Award Date


Degree Type


Degree Name

Master of Science (MS)


Hotel Administration

First Committee Member

Christine Bergman

Second Committee Member

Lina Kim

Third Committee Member

Gail Sammons

Fourth Committee Member

Donald Price

Number of Pages



The health of Hawaiian coral reefs is threatened by pollution from common sunscreen ingredients such as oxybenzone. Hawai‘i hotel patrons using sunscreens with harmful ingredients contaminate coral reefs when these products wash off while swimming or bathing. Reef-safe sunscreens are alternative sunscreens that provide effective sun protection while averting damage to coral reefs. The purpose of this research was to determine the dominant factors leading to the pro-environmental behavior of using reef-safe sunscreen and identify practices that Hawai‘i hotel operators could implement to influence patrons to engage in this behavior. This research applied an integrative conceptual framework to model pro-environmental behavior in the hospitality industry. The framework proposed attitudes, personal capabilities, and habits as causal variables that influence pro-environmental intention, the predictor of pro-environmental behavior. Contextual factors was proposed as a moderating variable for the relationship between pro-environmental intention and pro-environmental behavior. Two studies were conducted: Study I, an elicitation study, performed 15 in-depth interviews with current Hawai‘i hotel patrons and Study II surveyed a sample of 400 past Hawai‘i hotel patrons using an online self-administered survey. Intention to use reef-safe sunscreen while in Hawai‘i and the factors that influenced intention were investigated. Interviews were examined using thematic analysis and survey responses were analyzed with multiple linear regression and one-way repeated measures ANOVA. Results indicated that Hawai‘i hotel patrons’ intention to use reef-safe sunscreen was primarily influenced by three determinants: attitudes, personal capabilities, and contextual factors. Targeting the development of personal capabilities and employing contextual factors that facilitate the behavior were shown as effective methods to influence reef-safe sunscreen use. Findings supported educational campaigns and complimentary reef-safe sunscreen amenity programs as practices that Hawai‘i hotel operators could implement to significantly influence patrons’ intention to use reef-safe sunscreens.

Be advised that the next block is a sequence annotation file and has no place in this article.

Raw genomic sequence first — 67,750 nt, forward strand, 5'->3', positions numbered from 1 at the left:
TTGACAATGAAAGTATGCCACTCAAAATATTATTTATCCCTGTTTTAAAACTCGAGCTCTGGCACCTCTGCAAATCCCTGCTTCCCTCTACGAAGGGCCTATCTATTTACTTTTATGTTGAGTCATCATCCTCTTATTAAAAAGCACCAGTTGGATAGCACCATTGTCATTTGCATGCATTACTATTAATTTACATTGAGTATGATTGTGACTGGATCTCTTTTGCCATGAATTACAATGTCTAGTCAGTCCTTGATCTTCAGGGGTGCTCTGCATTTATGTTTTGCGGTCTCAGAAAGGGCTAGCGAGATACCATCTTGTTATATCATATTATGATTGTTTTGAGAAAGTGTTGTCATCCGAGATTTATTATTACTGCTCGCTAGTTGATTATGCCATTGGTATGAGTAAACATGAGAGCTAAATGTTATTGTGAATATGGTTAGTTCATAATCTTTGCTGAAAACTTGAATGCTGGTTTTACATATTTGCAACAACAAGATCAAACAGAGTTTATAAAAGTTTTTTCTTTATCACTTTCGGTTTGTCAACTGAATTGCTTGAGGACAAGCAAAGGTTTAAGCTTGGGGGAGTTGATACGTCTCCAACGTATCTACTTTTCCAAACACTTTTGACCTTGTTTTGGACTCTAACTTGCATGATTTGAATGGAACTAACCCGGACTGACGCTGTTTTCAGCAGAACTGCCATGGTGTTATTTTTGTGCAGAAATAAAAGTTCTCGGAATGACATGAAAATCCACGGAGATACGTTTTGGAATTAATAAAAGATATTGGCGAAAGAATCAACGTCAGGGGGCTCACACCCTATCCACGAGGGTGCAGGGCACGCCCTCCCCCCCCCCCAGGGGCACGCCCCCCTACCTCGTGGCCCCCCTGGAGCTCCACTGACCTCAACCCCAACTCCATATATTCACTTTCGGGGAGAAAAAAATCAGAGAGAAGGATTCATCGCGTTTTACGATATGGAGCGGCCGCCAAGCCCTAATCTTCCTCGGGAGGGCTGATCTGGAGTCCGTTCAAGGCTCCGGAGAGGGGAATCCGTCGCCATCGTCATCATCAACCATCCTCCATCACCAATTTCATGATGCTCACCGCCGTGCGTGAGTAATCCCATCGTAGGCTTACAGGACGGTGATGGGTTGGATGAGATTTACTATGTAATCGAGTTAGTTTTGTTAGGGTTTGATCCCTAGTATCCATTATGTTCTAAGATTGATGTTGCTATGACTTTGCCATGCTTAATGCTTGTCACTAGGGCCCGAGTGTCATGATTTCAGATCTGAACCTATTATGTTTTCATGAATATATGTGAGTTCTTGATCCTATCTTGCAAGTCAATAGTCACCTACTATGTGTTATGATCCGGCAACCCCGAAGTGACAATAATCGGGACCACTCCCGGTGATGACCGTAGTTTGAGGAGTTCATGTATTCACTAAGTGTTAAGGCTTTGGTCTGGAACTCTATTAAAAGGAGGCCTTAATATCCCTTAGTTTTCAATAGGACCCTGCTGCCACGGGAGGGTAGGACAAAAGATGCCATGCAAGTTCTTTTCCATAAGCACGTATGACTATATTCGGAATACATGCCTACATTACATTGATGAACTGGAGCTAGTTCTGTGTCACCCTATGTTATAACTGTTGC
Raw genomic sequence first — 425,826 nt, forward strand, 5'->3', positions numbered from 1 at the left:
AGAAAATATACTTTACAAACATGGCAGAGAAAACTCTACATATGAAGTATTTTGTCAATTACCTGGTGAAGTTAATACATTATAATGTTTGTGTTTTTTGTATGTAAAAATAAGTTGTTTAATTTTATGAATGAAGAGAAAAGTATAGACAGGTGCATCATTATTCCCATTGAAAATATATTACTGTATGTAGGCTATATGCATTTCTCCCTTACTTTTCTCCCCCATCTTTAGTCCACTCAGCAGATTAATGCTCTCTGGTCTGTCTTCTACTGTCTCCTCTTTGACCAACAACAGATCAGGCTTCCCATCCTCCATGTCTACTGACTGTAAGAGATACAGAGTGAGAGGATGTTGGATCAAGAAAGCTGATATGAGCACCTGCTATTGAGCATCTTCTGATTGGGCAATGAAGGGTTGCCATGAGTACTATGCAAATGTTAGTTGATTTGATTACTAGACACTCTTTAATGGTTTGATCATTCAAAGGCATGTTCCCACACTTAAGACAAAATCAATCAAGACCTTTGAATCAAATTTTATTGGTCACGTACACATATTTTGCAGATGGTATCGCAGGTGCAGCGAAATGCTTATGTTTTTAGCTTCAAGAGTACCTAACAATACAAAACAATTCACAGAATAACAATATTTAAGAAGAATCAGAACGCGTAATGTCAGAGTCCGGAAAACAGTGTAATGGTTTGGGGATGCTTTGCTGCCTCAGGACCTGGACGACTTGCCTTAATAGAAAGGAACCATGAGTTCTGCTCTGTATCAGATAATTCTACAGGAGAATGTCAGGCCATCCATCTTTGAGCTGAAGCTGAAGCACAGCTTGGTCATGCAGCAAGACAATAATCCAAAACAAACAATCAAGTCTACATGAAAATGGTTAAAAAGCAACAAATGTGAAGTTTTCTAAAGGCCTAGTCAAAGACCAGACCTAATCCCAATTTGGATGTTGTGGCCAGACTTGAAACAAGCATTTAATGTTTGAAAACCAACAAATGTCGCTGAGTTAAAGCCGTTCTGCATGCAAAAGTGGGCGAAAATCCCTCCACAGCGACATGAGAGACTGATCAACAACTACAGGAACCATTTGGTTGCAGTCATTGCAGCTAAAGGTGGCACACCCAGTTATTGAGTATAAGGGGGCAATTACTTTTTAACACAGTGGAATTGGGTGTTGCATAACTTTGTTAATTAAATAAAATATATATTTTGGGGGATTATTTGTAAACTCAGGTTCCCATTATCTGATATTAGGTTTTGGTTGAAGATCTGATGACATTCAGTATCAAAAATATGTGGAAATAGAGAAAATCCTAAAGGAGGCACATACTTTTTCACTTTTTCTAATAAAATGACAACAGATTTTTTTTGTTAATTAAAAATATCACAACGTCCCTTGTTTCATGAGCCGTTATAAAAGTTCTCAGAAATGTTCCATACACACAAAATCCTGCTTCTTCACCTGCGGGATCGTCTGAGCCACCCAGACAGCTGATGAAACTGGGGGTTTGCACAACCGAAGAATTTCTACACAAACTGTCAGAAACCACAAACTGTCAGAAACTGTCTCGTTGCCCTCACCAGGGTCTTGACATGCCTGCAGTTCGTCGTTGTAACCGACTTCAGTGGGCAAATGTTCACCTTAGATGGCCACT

coral reefs; Hawai‘i; hotel management; pro-environmental behavior; reef-safe sunscreen; sustainability



File Format


Degree Grantor

University of Nevada, Las Vegas




IN COPYRIGHT. For more information about this rights statement, please visit